WITH potential commercial production of Sulphate of Potash (SoP) fertiliser in WA now little more than 12 months away, local companies are moving quickly to prove up their technologies.
One of the leading potential SoP producers, Australian Potash Ltd - known as APC on Australian Security Exchange (ASX) listings - last week announced a successful trial of solar evaporation pond vertical barriers had confirmed expected low seepage rates.
APC is proposing to build "pre-concentration" ponds for its Lake Wells SoP project 500 kilometres north east of Kalgoorlie, covering about 10 square kilometres of the salt lake surface, with almost three square kilometres of plastic-lined 'harvest ponds' to be built just off the salt lake surface.
Using the flat surface of the salt lake will minimise earth works costs that APC has maintained and the geology at Lake Wells enables this with an impervious clay layer just below the salt lake.
APC told the ASX it had created a trial "pre-concentration" pond at Lake Wells in May by using local materials to build a causeway across an inlet to assess earthworks "constructability".
It then installed three types of vertical barrier designs to test their efficiency in stopping sideways seepage and filled the trial pond with hypersaline brine pumped from paleochannels - ancient underground waterways - using a nearby production bore, APC said.
"Filling of the trial pond with approximately 16,000 cubic metres of brine commenced in early July and the trial has shown approximately two per cent seepage loss through the lateral barriers, which is in-line with our definitive feasibility study (DFS) calculations," said APC managing director and chief executive officer Matt Shackleton.
"The trial has shown that the seepage barrier designs, including sheet piles, bentonite mix and geopolymer, were easily and quickly installed.
Mr Shackleton said the trial also proved the clay layer identified in APC's DFS geotechnical program sealed the bottom of the pond adequately and that adjoining consolidated dunes could provide suitable construction materials for evaporation pond perimeter walls and internal bunding.
It also proved specialised wide-tracked low-pressure construction and salt harvest equipment would not be needed on the lake surface, significantly reducing costs.
The trial pond was built using a normal 20-tonne excavator, articulated dump truck and front-end loader.
"We can now confirm the most economically and technically optimal construction method for the pond perimeter walls and internal bunding, which is central to the efficacy and speed of future development plans," he said.
A week earlier, Salt Lake Potash (SO4 on ASX listings) announced pilot plant test work at its Lake Way SoP project just south of Wiluna had produced some of the best SoP specifications obtained so far by potential WA producers.
Two separate trials using five tonnes of harvest salts from the Lake Way project had confirmed a premium SoP product with a greater than 53pc potassium content, SO4 told the ASX.
The tests also confirmed the addition of Potassium Chloride (KCl) to the production process to make use of excess sulphate naturally present in the Lake Way brine, further increased the SoP output for "no material additional capital expenditure", it said.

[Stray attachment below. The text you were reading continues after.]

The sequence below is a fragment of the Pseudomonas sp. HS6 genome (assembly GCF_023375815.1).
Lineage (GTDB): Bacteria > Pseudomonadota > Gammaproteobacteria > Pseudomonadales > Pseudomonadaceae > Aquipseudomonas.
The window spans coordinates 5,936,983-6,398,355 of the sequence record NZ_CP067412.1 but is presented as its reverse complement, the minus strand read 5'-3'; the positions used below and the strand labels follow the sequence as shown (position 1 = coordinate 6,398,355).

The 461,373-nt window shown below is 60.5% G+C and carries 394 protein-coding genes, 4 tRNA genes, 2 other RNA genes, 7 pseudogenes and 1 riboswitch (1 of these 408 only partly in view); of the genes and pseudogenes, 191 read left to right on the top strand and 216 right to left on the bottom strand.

Its SoP product would be highly water soluble with tests showing a dissolution rate of 95pc within a minute, making it suitable for use in "drip irrigation" and other fertigation systems, SO4 said.
The tests were conducted by the Saskatchewan Research Council in Canada, recognised as a global SoP authority.
SO4 is aiming to attract a premium price for its SoP by targeting top-end markets world wide.
It plans to complete a bankable feasibility study (BFS) on its Lake Way project this month.
"This is a significant outcome for the company and will strengthen the already compelling economics for the Lake Way project," said SO4's chief executive officer Tony Swiericzuk of the test results.
"We are focussed on finalising the BFS which will reflect the pilot plant results and confirm the excellent potential of Lake Way," he said.
As previously reported, SO4 was APC's neighbour at Lake Wells, but transferred its attention to Lake Way as a means of fast-tracking its SoP project.
Under an arrangement with gold miner Blackham, SO4 has bought its Lake Way tenements and will pump hypersaline brine from the Williamson Pit former open-cut gold mine on the salt lake into evaporation ponds built on the tenements.
Blackham retains the rights to any gold found.
At least seven Perth-based companies are proposing to produce SoP fertiliser from remote salt lake brine, with the opportunity to replace up to 40,000 tonnes of SoP imported into Australia each year with local product.
But the real prize will be creation of a new value-added export product for Australia and capturing a potential significant share of the multi-billion and growing global SoP market.
The WA company most likely to begin commercial production of SoP fertiliser first, Kalium Lakes Ltd (KLL) will this week formally open its completed workers' accommodation village at its Beyondie SoP project 160 kilometres south east of Newman.
On Wednesday guests were flown from Perth into the recently completed Beyondie air strip to inspect the project.
KLL expects to begin production of a granular SoP product in the fourth quarter next year, quickly followed in the following year by premium granular and liquid SoP products.